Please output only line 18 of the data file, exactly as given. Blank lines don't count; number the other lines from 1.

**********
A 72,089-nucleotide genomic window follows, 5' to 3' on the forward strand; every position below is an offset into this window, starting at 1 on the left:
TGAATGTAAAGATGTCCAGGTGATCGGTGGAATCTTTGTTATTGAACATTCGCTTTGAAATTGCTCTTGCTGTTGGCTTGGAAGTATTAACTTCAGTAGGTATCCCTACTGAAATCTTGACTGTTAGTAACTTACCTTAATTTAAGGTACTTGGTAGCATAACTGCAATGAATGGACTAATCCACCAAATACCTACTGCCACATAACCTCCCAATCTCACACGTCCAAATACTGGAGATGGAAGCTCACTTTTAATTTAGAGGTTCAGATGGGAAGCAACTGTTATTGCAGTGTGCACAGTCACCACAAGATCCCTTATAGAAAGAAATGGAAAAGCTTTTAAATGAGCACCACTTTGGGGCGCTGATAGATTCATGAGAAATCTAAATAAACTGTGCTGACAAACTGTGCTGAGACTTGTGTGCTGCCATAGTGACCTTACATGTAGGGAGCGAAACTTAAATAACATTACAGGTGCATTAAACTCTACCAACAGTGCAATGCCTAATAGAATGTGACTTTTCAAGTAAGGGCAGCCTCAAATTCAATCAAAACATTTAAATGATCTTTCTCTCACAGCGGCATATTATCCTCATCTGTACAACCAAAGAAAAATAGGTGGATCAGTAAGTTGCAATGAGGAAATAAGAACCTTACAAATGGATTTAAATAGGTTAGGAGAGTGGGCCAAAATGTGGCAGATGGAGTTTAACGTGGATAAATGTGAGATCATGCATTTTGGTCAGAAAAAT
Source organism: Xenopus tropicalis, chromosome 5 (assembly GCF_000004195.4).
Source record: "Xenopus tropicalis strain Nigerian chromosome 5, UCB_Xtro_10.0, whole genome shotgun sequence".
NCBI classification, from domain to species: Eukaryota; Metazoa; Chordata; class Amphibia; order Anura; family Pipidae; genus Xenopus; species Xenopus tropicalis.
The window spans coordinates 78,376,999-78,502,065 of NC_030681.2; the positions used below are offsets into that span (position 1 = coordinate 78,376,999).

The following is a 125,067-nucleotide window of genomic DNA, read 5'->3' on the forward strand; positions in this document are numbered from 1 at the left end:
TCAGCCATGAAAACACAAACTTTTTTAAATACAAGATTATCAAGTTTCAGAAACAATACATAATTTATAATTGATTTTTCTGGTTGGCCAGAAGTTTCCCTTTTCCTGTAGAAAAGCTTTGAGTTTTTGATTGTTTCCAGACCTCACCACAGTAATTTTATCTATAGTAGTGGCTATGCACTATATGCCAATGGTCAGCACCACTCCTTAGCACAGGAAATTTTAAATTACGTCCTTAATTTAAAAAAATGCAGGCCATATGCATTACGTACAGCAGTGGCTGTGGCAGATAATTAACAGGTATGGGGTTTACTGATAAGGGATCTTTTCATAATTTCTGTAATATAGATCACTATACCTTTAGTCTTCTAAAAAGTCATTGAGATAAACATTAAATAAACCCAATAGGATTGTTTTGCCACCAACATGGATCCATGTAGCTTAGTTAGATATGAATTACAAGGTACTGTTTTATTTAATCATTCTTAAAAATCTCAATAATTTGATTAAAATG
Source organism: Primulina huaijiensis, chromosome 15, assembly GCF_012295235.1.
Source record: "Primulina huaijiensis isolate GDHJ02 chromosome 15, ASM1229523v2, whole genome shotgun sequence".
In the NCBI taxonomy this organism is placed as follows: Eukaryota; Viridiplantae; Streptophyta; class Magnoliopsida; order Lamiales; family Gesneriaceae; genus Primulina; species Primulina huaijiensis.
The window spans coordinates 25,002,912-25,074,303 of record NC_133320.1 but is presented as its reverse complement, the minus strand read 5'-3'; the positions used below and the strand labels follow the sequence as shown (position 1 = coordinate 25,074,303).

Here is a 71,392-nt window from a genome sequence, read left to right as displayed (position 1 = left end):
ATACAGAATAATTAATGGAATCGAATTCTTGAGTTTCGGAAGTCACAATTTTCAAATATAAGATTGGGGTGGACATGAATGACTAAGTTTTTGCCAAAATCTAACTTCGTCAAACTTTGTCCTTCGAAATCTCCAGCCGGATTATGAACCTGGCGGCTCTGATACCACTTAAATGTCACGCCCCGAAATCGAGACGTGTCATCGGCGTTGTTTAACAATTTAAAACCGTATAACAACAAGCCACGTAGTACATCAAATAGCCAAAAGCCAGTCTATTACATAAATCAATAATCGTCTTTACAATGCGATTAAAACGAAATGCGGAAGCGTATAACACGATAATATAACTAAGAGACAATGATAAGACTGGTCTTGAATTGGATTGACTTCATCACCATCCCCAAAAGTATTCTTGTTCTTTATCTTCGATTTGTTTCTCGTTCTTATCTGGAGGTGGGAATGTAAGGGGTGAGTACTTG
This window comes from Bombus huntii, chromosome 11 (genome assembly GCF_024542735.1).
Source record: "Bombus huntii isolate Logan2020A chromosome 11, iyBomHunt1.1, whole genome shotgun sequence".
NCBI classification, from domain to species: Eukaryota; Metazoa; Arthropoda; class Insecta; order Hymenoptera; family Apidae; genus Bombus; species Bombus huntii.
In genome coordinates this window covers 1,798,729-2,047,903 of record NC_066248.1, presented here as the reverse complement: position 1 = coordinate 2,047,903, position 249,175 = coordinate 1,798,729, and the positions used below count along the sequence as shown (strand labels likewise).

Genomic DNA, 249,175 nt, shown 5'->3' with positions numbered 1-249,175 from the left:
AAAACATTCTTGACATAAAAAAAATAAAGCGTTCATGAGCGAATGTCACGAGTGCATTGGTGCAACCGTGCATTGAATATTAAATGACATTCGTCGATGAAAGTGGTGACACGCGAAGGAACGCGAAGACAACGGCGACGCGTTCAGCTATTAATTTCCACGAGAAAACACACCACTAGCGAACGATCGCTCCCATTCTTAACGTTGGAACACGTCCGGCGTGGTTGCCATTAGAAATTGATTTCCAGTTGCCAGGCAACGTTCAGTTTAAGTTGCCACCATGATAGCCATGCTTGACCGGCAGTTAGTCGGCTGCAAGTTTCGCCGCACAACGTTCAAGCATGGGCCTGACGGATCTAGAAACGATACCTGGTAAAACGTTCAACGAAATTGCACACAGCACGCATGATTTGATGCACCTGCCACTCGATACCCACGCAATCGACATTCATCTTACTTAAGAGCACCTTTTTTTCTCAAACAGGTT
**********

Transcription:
In genome coordinates this window covers 1,798,729-2,047,903 of record NC_066248.1, presented here as the reverse complement: position 1 = coordinate 2,047,903, position 249,175 = coordinate 1,798,729, and the positions used below count along the sequence as shown (strand labels likewise).